L'illustré (N° 37) 39th year
Lausanne, September 10, p 69-70
To describe Georges Simenon, the camera of the documentarist Jean-François Hauduroy has become migratory. The action of the film is located successively today at Echandens, close to Lausanne, in Paris, Milan, Cointrin, Ouchy, Normandy. Actual scenes include the place du Dôme and the Galeries de Milan, the banks of the Seine, the library of an old Norman house and Simenon's home, the charming chateau at Echandens, where he lives with his wife and three younger children, aged nine, six, and three months. To this point, the crew has come up against only one setback: There will be no shot of the author on the cliffs of Etretat... Simenon is subject to vertigo.
The title of the movie has not yet been decided. They're considering "Simenon, the Novel Tree," a good definition of the man and his stupendous fertility, since he "bears" novels the way an apple tree bears fruit. In about thirty years he has written 166 novels, not counting all those he signed with one of his 17 pseudonyms (Christian Brull, Georges Sim, Jean de Perry, Gom Gut...), so various that somewhat unscrupulous publishers put works signed with an unknown name today on sale with, on the band, the teaser, "An old Simenon?"
Hauduroy's film won't be a biography, but rather a 'newsflash' on the life of a novelist whose brain is a crucible of ideas, of recollections, of characters seen, noticed and retained; prisoners in an exceptional memory. Simenon finds himself periodically forced to write a novel, no doubt when the pressure becomes too great in his head, when his memory is full, when his crucible of ideas overflows.
Hauduroy, author of the script, intends to explain how Simenon writes a book. The chosen work already exists: "The President". Simenon situated the action in Normandy and in Paris. When he wanted to name his politician hero a fusion of memories, impressions, and inventions he followed his normal way: looking through the telephone book. But this time the process failed, and he couldn't find a name for his character. For this reason he never mentions one in the work, using just his title, "the president."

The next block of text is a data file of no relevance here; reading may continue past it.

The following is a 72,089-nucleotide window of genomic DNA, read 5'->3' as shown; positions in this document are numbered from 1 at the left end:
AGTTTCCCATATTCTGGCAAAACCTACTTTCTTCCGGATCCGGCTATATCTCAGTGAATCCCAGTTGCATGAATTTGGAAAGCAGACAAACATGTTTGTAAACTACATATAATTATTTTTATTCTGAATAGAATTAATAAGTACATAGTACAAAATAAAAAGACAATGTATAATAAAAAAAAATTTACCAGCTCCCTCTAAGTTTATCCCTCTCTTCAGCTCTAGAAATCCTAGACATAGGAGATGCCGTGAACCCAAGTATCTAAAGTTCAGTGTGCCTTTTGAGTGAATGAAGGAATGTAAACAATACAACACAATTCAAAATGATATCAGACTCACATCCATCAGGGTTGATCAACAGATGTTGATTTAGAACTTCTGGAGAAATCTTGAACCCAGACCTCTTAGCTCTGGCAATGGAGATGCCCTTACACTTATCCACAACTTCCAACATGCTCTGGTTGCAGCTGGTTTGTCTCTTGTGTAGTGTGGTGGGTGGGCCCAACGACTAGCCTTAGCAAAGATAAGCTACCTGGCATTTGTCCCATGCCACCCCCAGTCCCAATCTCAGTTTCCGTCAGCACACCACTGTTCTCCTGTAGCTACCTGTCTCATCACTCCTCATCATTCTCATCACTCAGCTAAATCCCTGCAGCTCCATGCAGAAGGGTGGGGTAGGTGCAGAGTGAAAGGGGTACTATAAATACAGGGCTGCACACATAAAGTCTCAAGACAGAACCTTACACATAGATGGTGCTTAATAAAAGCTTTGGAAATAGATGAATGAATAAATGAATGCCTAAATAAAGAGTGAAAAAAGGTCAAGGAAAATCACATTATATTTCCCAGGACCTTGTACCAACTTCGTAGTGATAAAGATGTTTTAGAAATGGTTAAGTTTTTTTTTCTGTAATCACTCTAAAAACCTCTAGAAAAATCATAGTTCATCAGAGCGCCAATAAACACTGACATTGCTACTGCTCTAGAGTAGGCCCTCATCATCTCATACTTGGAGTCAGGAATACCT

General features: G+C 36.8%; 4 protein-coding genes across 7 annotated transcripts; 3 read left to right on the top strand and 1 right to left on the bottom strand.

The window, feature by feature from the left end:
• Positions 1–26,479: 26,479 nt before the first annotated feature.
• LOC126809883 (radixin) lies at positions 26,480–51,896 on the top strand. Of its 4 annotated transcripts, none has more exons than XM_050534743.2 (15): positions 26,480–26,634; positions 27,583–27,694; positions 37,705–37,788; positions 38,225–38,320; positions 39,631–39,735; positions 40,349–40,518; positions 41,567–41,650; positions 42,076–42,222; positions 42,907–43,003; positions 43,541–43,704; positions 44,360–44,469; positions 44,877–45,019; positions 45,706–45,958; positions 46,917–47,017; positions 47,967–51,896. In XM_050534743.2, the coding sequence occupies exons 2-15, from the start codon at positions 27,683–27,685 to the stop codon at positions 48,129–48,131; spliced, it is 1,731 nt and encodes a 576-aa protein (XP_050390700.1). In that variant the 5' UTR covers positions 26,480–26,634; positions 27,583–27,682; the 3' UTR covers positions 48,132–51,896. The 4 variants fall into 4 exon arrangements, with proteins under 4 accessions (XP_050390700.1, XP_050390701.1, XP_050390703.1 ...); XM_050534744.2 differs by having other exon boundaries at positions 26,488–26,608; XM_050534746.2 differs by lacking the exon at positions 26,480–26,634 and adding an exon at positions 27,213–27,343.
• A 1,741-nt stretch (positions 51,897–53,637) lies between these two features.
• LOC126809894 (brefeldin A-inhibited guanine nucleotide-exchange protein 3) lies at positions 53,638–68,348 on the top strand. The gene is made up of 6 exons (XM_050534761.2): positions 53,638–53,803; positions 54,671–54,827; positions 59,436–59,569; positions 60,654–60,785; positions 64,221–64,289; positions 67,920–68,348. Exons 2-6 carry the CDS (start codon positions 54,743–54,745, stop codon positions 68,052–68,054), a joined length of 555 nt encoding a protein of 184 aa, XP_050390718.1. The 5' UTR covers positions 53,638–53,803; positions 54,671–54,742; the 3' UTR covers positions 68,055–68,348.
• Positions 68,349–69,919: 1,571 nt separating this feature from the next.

On screen Simenon will co-star with this character born of his pen. The author and the president appear alternately. It is for Jean-François Hauduroy, who does his first production (after having been, from "Edward and Caroline" to "Arsène Lupin", the assistant to Jacques Becker), doubly lucky. Because next to Simenon, docile as movie stars are only rarely, ready for all retakes and always gracious, Hauduroy will direct, in the president's role, the greatest actor of our time, Michel Simon. Archived newsreels, in rapid sequence, will evoke what could be the president's political past. There will be no musical score for this movie on Simenon, but an accompaniment of sound effects by Philippe Arthuis, Rossellini's musical collaborator for "India 58".
To shoot the facade of Echandens, one of J.-P. Martin's two "skywalkers" has been freighted by M. Albert Mermoud and the organizers of the "Guild of the Book", co-producers of the film with "Son et Lumière" (the French enterprise whose creation and name precede the nocturnal spectacles). His "skywalker" is a very manageable contraption of which the doubly articulated arm permits all possible camera displacements in space; spanning about 45 feet. Pierre Goupil (veteran chief cameraman, famous since "The Story of a Goldfish" won grand prize at Cannes 1959) spent hours between earth and sky, in the cockpit of the "skywalker", under the eyes of Echandens villagers who calculated humorously the advantages of this device for picking cherries.
A Frenchman raised in Lausanne since the age of twelve, graduate of the Ecole Nouvelle de Chailly, Jean-François Hauduroy, 30, denies his adherence to the new wave. "Too late," says the towering (well over six feet) Hauduroy with a smile, "Thirty is too old for the new wave."
translation by Stephen Trussel